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Record Number


PROSEA Handbook Number

12(1): Medicinal and poisonous plants 1


Abrus fruticulosus Wight & Arn.

This article should be read together with the article on the genus: Abrus in the Handbook volume indicated above in this database.


Prod. Fl. Penins. Ind. Or. 1: 236 (1834).


Abrus melanospermus Hassk. (1844), Abrus pulchellus Wallich ex Thwaites (1859).

Vernacular Names

Indonesia: saga areuy, areuy si hayam (Sundanese), daun sambang (Javanese). Malaysia: saga negri, akar kachang inai (Peninsular). Thailand: ma klam phueak (Chiang Mai), kho kiu (Chanthaburi), ma khaam yaan (Trang). Vietnam: k[ee] c[oos]t th[ar]o.


Africa, India, Sri Lanka, Burma (Myanmar), Indo-China, China, Thailand and Malesia (with certainty in Peninsular Malaysia, Java, Borneo, the Philippines, Sulawesi and New Guinea).


The roots are used to treat digestive disorders. The leaves are employed to sweeten traditional medicines used in the central regions of Thailand. The stems have been used to tie together materials in harbour works.


A prostrate subshrub or woody climber up to 6 m long; leaves with (10-)12-34 oblong, obovate-oblong or ovate leaflets, truncate to broadly rounded and mucronulate at apex; inflorescence comparatively slender, usually straight, flowers in clusters on cushion-like reduced branchlets; fruit oblong to linear-oblong, compressed, 4-12-seeded; seeds usually strongly compressed, greyish-brown to reddish-brown, sometimes speckled. Abrus fruticulosus is extremely polymorphic and often subdivided into several separate species and subspecies. It occurs in roadsides, along streams, in thickets and edges of lowland rain forest up to 1000 m altitude.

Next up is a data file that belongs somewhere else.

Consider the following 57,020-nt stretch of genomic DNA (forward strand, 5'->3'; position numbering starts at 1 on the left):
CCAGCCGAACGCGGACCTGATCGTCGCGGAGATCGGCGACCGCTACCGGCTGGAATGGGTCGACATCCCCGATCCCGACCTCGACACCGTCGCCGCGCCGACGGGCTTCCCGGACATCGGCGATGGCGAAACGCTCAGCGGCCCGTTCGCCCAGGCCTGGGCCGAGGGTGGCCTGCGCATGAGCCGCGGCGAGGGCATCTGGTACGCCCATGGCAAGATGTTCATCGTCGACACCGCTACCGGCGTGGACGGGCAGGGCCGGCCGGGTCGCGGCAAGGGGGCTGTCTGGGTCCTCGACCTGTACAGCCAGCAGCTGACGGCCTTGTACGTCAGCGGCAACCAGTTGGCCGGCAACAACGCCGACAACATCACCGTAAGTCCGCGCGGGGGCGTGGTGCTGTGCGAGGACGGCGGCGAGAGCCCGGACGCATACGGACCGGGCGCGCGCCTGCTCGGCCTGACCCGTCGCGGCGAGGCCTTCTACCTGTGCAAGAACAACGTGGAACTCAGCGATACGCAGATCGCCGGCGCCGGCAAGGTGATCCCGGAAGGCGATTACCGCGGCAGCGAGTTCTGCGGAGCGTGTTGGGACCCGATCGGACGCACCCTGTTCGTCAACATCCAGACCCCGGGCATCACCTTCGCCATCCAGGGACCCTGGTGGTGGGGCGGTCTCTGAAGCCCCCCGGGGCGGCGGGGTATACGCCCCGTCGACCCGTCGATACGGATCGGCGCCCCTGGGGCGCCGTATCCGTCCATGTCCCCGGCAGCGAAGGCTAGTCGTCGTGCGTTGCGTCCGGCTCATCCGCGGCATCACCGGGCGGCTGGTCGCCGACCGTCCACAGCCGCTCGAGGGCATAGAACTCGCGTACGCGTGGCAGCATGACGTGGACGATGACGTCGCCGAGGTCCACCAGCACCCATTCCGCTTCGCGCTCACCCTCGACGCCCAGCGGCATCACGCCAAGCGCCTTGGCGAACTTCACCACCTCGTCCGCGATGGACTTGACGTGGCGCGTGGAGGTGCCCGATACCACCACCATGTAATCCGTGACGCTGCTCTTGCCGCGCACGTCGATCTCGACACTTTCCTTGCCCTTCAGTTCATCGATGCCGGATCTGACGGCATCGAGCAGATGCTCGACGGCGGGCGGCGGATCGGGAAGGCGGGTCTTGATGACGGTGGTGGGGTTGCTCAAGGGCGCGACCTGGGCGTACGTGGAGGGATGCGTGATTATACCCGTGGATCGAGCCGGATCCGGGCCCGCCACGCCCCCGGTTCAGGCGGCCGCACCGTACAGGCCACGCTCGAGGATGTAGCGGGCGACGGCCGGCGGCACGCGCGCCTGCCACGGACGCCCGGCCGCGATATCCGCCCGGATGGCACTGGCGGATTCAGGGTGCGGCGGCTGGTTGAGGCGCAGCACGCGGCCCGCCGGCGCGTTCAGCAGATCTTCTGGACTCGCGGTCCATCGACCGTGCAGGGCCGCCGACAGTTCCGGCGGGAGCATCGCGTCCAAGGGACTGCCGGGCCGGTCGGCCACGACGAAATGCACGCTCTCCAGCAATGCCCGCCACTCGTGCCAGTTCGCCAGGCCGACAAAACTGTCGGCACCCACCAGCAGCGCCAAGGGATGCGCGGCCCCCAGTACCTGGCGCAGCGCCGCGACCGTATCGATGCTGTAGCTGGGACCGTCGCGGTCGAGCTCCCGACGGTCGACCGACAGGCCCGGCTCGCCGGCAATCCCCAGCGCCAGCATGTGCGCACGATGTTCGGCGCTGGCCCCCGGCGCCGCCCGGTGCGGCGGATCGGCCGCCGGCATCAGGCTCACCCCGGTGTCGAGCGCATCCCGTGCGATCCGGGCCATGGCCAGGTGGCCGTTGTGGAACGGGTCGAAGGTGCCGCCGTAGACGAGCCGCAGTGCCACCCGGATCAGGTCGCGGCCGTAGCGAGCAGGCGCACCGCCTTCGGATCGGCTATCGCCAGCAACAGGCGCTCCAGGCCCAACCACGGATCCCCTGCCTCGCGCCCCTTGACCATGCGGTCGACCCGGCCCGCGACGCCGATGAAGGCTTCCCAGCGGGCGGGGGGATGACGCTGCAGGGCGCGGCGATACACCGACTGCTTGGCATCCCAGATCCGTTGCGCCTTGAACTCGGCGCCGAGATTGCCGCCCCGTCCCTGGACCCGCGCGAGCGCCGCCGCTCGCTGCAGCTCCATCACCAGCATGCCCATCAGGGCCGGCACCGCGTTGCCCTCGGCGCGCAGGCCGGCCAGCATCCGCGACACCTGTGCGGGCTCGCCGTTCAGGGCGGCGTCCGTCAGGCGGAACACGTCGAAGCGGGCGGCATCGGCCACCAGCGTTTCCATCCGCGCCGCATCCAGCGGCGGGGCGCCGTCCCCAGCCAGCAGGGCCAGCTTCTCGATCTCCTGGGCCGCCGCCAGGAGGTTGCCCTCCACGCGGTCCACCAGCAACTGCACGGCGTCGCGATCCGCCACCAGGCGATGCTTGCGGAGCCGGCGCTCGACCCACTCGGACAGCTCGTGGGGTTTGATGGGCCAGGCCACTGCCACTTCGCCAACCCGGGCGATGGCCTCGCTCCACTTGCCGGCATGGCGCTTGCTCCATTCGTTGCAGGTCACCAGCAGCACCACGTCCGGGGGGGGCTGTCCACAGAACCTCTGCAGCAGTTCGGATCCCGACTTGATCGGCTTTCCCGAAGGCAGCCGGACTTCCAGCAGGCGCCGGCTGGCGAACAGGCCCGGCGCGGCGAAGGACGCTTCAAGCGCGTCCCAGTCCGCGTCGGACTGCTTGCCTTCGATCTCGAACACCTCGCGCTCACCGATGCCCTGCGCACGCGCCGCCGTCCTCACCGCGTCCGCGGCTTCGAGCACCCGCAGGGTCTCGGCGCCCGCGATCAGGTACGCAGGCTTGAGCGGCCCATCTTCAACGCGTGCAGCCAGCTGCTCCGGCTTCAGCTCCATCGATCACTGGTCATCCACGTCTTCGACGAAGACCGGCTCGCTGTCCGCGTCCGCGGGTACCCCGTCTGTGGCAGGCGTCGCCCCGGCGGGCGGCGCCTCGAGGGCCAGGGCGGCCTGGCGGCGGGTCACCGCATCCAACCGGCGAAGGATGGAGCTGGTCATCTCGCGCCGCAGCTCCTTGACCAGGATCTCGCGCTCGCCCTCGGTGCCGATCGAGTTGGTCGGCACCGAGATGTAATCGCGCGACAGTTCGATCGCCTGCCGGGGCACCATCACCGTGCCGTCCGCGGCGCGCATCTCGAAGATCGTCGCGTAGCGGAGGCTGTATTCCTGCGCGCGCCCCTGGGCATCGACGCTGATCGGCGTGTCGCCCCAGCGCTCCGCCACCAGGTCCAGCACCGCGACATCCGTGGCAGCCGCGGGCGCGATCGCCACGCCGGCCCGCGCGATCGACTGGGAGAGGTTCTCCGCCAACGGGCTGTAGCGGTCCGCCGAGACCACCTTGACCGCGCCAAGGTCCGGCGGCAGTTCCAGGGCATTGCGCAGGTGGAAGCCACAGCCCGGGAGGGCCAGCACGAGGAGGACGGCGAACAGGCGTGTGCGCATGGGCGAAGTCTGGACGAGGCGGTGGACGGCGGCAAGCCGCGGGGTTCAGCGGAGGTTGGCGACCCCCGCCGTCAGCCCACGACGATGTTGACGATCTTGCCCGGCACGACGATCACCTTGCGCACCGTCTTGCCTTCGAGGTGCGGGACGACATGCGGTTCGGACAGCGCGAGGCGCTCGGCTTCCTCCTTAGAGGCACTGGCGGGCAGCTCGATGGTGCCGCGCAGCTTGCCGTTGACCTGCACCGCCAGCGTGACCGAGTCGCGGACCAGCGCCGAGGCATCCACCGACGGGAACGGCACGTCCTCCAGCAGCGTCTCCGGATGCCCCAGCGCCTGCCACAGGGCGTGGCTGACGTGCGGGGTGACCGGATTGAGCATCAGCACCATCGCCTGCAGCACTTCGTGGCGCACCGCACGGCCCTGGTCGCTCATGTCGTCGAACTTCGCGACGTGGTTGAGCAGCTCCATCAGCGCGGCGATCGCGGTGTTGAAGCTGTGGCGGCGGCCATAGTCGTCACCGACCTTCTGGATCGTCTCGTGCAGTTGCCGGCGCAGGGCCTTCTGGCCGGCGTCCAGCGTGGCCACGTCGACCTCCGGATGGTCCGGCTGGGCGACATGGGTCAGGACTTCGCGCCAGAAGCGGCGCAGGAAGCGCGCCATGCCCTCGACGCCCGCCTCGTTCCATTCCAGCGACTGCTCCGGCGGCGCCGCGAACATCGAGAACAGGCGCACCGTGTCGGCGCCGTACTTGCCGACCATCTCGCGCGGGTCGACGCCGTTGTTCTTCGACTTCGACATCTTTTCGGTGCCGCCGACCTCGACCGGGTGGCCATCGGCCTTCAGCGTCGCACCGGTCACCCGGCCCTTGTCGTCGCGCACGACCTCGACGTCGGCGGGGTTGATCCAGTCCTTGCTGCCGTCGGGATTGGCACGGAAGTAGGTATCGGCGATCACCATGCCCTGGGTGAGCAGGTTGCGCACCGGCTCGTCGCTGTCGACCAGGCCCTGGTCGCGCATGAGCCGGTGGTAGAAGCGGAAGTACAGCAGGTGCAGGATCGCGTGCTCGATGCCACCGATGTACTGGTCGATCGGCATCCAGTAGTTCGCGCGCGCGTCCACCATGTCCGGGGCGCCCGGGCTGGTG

Selected Sources

[202] Burkill, I.H., 1966. A dictionary of the economic products of the Malay Peninsula. Revised reprint. 2 volumes. Ministry of Agriculture and Co-operatives, Kuala Lumpur, Malaysia. Vol. 1 (A-H) pp. 1-1240. Vol. 2 (I-Z) pp. 1241-2444.
[262] Chuakul, W., Saralamp, P., Jiratchariyakul, W. & Supratrarawanich, P., 1994. Specification of Thai medicinal plant: Abrus fruticulosus Wall. ex Wight & Arn. Thai Journal of Phytopharmacy 1(1): 17-25.
[451] Fullas, F., Choi, Y.-H., Kinghorn, A.D. & Bunyapraphatsara, N., 1990. Sweet-tasting triterpene glycoside constituents of Abrus fruticulosus. Planta Medica 56(3): 332-333.
[580] Heyne, K., 1950. De nuttige planten van Indonesiƫ [The useful plants of Indonesia]. 3rd Edition. 2 volumes. W. van Hoeve, 's-Gravenhage, the Netherlands/Bandung, Indonesia. 1660 + CCXLI pp.
[1519] Verdcourt, B., 1970. Studies in the Leguminosae-Papilionoideae for the 'Flora of Tropical East Africa': II. Kew Bulletin 24(2): 235-307.
[1520] Verdcourt, B., 1979. A manual of New Guinea legumes. Botany Bulletin No 11. Office of Forests, Division of Botany, Lae, Papua New Guinea. 645 pp.


R.H.M.J. Lemmens & F.J. Breteler

Correct Citation of this Article

Lemmens, R.H.M.J. & Breteler, F.J., 1999. Abrus fruticulosus Wight & Arn.. In: de Padua, L.S., Bunyapraphatsara, N. and Lemmens, R.H.M.J. (Editors): Plant Resources of South-East Asia No 12(1): Medicinal and poisonous plants 1. PROSEA Foundation, Bogor, Indonesia. Database record:

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